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Why millions of lasers on a chip could be the future of lidar | Ars Technica
Ouster's single-chip vertical-cavity surface-emitting laser (VCSEL) technology vs. Velodyne's spinning lidar array.
lidar  technology  hardware  sdv  imaging  lasers  arstechnica  cars 
4 days ago by geephroh
Chinese spies orchestrated massive hack that stole aviation secrets
Feds say campaign hacked 13 firms in bid to help Chinese state-owned aerospace company.
arstechnica  cyber  security  china 
12 days ago by mattgrayson
Countrywide corruption breeds individual dishonesty, economists suggest | Ars Technica
Story ABOUT,
Intrinsic honesty and the prevalence of rule violations across societies
simon Gächter & Jonathan F. Schulz
Nature, volume 531, pages 496–499 (24 March 2016)

"Two economists at the University of Nottingham, Simon Gächter and Jonathan Schulz, have published an intriguing suggestion about the roots of dishonesty: they suggest that a corrupt social environment, rife with political corruption and tax evasion, can trickle down to the individual level and make people in such a country more likely to be dishonest in some contexts. Based on data gathering and behavioral experiments done in 23 countries, they found that people in more corrupt countries were more likely to cheat during an experiment."

"The question was why—do national tendencies push the population toward more or less honesty, or do individuals drive the national tendency?"

"Overall, there was a correlation between a country’s PRV level and the amount of money its citizens claimed, with people from low-honesty countries claiming more money. Other results backed up the finding, like more reports of rolling a six (probably honest, because this resulted in no payment) in high-honesty countries."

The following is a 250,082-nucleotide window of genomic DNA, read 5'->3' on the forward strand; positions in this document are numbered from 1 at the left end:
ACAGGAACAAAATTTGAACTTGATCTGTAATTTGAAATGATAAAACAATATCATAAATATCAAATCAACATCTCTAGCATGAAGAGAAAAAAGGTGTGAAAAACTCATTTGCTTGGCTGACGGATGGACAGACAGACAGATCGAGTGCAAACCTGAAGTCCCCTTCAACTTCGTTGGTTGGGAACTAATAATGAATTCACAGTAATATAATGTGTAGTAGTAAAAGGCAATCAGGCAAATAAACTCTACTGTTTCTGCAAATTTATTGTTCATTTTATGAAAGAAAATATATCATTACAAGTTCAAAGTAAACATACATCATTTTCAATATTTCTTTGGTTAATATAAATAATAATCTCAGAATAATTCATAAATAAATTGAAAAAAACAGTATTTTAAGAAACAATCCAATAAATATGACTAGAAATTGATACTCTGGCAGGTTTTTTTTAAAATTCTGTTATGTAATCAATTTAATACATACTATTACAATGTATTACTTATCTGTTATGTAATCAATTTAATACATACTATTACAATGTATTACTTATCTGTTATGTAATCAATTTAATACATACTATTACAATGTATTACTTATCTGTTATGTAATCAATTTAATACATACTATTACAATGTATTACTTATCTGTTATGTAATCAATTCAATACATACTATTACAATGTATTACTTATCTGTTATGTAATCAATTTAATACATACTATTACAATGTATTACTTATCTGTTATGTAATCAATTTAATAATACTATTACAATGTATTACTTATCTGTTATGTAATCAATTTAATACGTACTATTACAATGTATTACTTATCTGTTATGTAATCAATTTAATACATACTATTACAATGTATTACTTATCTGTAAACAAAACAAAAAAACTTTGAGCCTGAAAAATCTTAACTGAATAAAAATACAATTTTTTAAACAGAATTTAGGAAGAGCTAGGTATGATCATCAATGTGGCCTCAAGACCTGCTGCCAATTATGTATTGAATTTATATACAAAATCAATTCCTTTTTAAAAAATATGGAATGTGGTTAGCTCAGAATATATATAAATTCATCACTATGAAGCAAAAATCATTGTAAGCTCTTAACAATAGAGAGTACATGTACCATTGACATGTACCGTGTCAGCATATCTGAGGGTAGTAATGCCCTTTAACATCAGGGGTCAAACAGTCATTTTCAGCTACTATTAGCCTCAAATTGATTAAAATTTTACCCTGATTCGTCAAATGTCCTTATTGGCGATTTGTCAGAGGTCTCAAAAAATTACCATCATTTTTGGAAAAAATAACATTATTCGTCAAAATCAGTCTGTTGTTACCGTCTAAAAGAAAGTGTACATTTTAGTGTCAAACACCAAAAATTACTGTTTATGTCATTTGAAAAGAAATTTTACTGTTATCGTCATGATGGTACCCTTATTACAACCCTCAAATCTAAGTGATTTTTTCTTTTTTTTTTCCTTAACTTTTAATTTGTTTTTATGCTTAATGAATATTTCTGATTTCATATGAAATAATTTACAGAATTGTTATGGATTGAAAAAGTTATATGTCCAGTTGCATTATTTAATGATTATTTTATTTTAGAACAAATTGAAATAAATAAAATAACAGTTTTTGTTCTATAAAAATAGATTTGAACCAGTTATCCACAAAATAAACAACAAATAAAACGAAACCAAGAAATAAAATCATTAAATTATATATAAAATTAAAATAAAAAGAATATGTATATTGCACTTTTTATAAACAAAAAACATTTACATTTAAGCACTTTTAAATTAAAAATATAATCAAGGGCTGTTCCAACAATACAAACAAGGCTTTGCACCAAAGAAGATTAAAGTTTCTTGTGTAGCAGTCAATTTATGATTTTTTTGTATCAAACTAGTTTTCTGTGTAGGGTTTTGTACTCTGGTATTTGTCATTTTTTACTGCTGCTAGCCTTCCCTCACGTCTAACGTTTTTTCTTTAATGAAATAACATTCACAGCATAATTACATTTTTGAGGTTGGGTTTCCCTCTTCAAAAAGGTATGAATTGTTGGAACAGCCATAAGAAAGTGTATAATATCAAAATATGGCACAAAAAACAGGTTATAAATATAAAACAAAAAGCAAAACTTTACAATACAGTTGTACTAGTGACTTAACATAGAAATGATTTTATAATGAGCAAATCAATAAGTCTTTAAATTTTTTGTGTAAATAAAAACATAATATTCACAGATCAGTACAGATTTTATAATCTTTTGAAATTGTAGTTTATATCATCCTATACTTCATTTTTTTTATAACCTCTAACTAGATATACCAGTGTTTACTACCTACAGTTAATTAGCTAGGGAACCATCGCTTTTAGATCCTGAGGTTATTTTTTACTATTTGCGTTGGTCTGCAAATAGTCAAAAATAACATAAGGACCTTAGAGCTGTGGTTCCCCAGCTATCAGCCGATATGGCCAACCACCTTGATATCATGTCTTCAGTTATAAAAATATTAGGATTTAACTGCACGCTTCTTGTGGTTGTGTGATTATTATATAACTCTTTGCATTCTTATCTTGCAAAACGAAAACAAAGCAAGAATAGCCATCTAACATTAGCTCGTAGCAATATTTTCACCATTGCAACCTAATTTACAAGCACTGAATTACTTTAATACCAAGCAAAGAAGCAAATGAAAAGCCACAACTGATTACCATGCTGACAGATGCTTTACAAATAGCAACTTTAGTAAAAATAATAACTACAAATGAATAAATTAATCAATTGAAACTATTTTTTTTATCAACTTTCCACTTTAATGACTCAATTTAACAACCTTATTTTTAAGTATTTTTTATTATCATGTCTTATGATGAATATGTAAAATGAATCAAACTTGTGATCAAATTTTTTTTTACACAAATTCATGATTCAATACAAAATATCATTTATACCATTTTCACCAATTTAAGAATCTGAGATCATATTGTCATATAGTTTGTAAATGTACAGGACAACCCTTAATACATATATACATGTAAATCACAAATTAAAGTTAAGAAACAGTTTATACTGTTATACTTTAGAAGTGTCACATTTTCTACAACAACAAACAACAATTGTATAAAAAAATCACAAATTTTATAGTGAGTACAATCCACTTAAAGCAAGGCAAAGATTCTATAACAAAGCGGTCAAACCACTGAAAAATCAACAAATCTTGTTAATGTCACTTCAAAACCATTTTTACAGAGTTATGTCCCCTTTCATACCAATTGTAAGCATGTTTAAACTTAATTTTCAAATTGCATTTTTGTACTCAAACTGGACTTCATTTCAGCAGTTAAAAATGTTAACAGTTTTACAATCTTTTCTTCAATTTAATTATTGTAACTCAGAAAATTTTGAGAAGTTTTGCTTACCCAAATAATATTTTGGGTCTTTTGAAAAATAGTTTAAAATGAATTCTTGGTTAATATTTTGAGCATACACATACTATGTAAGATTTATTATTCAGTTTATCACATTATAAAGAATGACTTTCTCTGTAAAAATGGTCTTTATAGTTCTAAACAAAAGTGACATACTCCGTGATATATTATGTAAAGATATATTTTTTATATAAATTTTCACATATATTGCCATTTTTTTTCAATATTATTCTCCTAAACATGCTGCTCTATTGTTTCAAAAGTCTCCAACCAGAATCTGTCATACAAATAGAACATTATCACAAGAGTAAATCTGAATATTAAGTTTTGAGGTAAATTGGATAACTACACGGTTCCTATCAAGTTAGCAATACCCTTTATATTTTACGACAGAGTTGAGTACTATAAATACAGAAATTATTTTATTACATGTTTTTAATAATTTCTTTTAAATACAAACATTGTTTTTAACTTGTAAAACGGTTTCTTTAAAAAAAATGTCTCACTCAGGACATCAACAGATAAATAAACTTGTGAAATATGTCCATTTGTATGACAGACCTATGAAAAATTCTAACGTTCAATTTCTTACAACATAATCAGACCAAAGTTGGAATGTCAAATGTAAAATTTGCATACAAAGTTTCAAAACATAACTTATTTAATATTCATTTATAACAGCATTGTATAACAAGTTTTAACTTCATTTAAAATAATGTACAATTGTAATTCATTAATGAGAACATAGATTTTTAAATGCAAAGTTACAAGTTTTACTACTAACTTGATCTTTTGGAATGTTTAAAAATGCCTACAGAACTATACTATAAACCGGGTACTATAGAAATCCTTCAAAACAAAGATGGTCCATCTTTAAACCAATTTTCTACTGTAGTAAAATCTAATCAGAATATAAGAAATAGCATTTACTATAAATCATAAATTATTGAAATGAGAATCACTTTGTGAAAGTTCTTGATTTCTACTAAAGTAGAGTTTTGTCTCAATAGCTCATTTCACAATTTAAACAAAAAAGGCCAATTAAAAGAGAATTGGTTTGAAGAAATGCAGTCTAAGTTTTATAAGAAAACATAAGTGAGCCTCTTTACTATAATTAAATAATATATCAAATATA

"Whatever direction the effect runs in, the correlations are robust. There's a link between dishonesty at the individual and national levels"
ArsTechnica  economics  dishonesty  lying  culture 
13 days ago by pierredv
After century of removing appendixes, docs find antibiotics can be enough | Ars Technica
“Despite upending a long-held standard of care, the study’s finding is not entirely surprising; it follows several other randomized trials over the years that had carved out evidence that antibiotics alone can treat an acute appendicitis. Those studies, however, left some dangling questions, including if the antibiotics just improved the situation temporarily and if initial drug treatments left patients worse off later if they did need surgery.

“The new JAMA study, with its full, five-year follow-up, effectively cauterised those remaining issues. Nearly two-thirds of the patients randomly assigned in the study to get antibiotics for an uncomplicated appendicitis didn’t end up needing surgery in the follow-up time, the Finnish authors, based at the University of Turku, report. And those drug-treated patients that did end up getting an appendectomy later were not worse off for the delay in surgery.”
science  appendicitis  appendix  arstechnica  2018 
6 weeks ago by handcoding
Inside the eight desperate weeks that saved SpaceX from ruin | Ars Technica
The company's meteoric rise can be traced to a critical launch from a Pacific isle.
spacex  arstechnica 
7 weeks ago by jorgebarba

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